Japanese history has been turbulent at times over the past ten to fifteen centuries, with religious influence coming and going in the form of Buddhism. Influences would come from abroad during different periods, before the country would be locked away and these different ideas would develop locally. In the past two centuries we have also started to see contemporary art taking on European influences, when previously it had always been about Japanese paintings and prints leaving an impact in the opposite direction. It has been this connection across different continents that has allowed us all to learn so much about the art from different cultures and in many cases we may actually prefer styles and techniques found in far flung destinations rather than what is on our own doorstep. Within art, there should always be room for different tastes and also we should all be encouraged to study as broad an array of influences as possible.
Most Famous Japanese Painting of All Time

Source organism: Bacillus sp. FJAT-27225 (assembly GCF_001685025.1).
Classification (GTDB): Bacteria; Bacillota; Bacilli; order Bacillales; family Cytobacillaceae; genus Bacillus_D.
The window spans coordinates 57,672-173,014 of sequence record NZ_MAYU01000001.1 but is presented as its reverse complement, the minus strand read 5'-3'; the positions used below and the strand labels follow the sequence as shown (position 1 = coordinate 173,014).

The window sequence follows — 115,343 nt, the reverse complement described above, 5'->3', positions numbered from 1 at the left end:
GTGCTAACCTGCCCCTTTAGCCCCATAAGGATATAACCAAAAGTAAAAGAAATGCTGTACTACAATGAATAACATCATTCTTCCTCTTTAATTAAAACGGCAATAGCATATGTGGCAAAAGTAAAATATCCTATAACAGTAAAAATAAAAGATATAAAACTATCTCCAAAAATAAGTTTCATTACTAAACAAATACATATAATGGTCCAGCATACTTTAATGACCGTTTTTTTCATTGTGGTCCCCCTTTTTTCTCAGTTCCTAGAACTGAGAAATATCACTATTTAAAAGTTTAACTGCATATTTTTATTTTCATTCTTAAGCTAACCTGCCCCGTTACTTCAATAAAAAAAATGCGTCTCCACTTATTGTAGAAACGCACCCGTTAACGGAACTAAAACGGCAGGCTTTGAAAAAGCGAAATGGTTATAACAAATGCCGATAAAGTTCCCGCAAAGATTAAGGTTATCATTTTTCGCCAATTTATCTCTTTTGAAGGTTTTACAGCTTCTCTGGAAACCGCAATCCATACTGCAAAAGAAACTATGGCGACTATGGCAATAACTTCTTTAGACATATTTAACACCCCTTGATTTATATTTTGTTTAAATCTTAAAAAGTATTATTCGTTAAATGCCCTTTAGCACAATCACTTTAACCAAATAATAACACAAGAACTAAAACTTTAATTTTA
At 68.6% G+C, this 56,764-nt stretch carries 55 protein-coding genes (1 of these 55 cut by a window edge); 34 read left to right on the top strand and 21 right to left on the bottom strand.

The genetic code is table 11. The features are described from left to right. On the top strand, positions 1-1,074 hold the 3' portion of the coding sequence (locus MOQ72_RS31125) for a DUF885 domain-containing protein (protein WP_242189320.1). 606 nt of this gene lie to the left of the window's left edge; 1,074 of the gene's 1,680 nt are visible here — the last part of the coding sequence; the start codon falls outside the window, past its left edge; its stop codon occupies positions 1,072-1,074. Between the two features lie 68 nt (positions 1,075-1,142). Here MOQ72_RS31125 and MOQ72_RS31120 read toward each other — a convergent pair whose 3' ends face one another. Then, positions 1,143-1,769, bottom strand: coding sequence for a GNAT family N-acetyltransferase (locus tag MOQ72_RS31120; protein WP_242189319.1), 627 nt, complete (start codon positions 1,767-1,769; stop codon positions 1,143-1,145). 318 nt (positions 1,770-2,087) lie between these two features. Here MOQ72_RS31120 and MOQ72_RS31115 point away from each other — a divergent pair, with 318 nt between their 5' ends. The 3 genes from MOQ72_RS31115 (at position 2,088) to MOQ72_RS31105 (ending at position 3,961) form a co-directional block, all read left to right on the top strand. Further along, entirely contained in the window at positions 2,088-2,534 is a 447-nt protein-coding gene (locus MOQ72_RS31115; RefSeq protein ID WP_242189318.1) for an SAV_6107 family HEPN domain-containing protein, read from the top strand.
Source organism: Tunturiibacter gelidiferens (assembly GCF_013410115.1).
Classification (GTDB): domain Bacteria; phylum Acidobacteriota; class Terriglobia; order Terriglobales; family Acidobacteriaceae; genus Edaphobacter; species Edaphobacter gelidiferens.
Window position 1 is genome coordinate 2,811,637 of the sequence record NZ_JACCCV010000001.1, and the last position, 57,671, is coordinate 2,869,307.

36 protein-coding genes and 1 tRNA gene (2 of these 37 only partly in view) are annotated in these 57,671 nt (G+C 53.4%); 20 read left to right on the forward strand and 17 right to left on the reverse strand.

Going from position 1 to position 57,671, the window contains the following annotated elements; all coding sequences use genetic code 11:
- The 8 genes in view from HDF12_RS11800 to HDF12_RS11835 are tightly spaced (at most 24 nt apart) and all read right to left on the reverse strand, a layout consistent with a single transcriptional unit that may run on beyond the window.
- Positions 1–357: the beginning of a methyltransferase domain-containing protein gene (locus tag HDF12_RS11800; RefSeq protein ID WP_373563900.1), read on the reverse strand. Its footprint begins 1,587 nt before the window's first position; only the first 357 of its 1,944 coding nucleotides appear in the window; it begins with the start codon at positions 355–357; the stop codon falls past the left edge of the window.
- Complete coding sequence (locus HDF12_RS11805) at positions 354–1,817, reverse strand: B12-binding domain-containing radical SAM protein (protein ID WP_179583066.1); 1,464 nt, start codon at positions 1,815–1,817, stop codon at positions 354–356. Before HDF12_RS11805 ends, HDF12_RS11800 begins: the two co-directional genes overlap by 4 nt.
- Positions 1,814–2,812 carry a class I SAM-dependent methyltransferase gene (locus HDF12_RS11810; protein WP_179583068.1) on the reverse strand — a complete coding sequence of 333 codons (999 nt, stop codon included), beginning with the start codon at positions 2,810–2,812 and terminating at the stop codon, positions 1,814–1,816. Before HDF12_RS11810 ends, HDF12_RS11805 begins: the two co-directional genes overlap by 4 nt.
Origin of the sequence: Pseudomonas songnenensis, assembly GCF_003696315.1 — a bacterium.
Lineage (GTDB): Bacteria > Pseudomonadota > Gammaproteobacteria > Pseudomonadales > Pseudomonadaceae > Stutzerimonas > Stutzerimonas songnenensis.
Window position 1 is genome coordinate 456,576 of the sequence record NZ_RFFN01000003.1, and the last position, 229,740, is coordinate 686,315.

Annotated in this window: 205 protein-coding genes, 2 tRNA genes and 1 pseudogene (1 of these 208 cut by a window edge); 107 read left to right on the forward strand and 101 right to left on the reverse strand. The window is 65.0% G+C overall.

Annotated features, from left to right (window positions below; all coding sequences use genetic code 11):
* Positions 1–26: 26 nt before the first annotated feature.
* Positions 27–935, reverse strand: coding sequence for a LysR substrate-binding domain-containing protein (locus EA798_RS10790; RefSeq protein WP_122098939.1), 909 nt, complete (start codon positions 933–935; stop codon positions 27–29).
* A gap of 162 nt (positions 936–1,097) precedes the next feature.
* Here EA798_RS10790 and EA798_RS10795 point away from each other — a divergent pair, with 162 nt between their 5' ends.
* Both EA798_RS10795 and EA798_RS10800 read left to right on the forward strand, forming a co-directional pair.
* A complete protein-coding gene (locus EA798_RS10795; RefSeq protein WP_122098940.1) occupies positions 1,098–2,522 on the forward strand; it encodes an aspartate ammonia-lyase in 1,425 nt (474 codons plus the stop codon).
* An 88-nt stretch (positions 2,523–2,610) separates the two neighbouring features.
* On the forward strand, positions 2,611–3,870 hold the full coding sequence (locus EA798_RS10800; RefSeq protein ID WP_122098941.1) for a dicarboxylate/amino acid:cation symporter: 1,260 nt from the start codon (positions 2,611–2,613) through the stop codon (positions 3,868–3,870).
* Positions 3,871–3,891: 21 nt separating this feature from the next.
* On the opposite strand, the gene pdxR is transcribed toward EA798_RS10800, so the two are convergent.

The title of best known artwork to have come from Japan simply has to be Hokusai's Great Wave off Kanagawa, which is instantly recognisable for millions around the world, whether they are art aficionados or not. The huge wave dominates, whilst the iconic Mount Fuji is perched beautifully in the far background. The colours and style feels exceptionally contemporary and you will find examples of this image used in all manner of different products, from stickers, to mugs and so forth. Despite that, it was actually produced as far back as the early 19th century. Artistic tastes have changed and widened in recent generations and this has allowed influences from outside of national or cultural boundaries to also be celebrated within the mainstream, where as before they would just be treated as niche interests. A huge amount of attention in the media has been given to Great Wave off Kanagawa in recent years which has had the added benefit of bringing exposure more generally to the careers of Hokusai and also Hiroshige, with both having many other artworks of note as well.